As I describe this Personal Power Exercise think of your Carrie. Would this homework exercise be a benefit to her?

To complete this exercise, I asked Carrie to think of an experience perhaps from her childhood, her adolescence, or even something in the last week in which she felt personally powerful. I explained to Carrie that this experience might be characterized by any one or all of the following Four Elements:
Element 1. Personal Power or a moment when she was confident of inner strength.
Element 2. Emotional Impact or lasting feelings that are clearly linked to the experience.
Element 3. Defined Event that has a definite beginning and a memorable end to the experience.
Element 4. Easy Recall - a situation she could easily recall to write down or talk about.

Carrie recalled a time when her mother had a stroke and she called 911.

I have found that clients like Carrie often benefit from trying to recall and then visualize in as much detail as possible experiences of Personal Power. To facilitate this visualization process, I asked Carrie what she saw, felt, said, and was doing at the time in as much detail as possible.

I told her that if she made a habit of using this Personal Power Exercise, she might slowly begin to feel a stronger sense of inner confidence and power in her relationship with Doug.

This track contains quite a bit of information. The track provides you with a listing of six common methods abusers use to control. You are also provided with an outline of a Personal Power Exercise. Granted, neither of these pieces of information is new or revolutionary. But stop and think for a minute. What did you just get? You have been provided with an organized, brief capsule format for client training. Would it be beneficial to you to replay this track, either now or in the future, prior to your session with a client who feels as Carrie did, that she has the dog collar of control around her neck?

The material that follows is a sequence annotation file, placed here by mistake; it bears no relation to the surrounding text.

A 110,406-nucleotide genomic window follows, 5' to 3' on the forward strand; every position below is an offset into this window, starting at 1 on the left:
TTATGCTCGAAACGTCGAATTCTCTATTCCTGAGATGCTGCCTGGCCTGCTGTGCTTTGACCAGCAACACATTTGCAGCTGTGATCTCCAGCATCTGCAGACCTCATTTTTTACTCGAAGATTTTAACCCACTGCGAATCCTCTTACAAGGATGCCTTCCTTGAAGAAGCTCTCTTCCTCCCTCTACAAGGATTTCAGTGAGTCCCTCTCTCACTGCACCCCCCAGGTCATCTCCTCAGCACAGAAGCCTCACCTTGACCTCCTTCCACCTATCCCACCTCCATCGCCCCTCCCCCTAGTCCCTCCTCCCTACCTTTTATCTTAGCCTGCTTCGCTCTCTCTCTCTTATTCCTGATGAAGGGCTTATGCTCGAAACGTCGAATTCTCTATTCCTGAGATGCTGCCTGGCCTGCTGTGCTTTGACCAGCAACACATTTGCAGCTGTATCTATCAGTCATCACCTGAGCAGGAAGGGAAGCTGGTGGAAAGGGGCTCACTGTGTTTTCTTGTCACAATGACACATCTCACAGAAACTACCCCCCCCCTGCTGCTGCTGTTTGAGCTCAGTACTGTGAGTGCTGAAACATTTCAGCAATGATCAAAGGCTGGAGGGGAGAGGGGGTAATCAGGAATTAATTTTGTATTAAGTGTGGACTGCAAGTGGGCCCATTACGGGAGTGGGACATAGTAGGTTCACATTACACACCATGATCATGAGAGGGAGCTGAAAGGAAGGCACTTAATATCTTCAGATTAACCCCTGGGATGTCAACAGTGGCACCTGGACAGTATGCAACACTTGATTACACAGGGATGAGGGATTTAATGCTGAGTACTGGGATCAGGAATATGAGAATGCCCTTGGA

Think of a battered woman you are currently treating who is caught in her "if only" rationalizations. In the next track we will discuss "Four Techniques for "If Only" rationalization destruction.

Batterer Intervention: Program Approaches and Criminal Justice Strategies

- Healey, K., Ph. D. (February 1998). Batterer Intervention: Program Approaches and Criminal Justice Strategies. National Institute of Justice, 1-142.

Peer-Reviewed Journal Article References:
Dichter, M. E., Thomas, K. A., Crits-Christoph, P., Ogden, S. N., & Rhodes, K. V. (2018). Coercive control in intimate partner violence: Relationship with women’s experience of violence, use of violence, and danger. Psychology of Violence, 8(5), 596–604. 

Do, Q. A., Knopp, K., & Scott, S. B. (2021). Intimate partner violence in female same-gender couples: An investigation of actor–partner correlates within the past year. Psychological Trauma: Theory, Research, Practice, and Policy. Advance online publication.

Gustafsson, H. C., Cox, M. J., Blair, C., & The Family Life Project Key Investigators. (2012). Maternal parenting as a mediator of the relationship between intimate partner violence and effortful control. Journal of Family Psychology, 26(1), 115–123.

Habib, S., Adelman, L., Leidner, B., Pasha, S., & Sibii, R. (2020). Perpetrator religion and perceiver’s political ideology affect processing and communication of media reports of violence. Social Psychology, 51(1), 63–75.

Munoz, R. T., Brady, S., & Brown, V. (2017). The psychology of resilience: A model of the relationship of locus of control to hope among survivors of intimate partner violence. Traumatology, 23(1), 102–111. 

Online Continuing Education QUESTION 2
What six areas described Carrie's "dog collar of control? To select and enter your answer go to CE Test.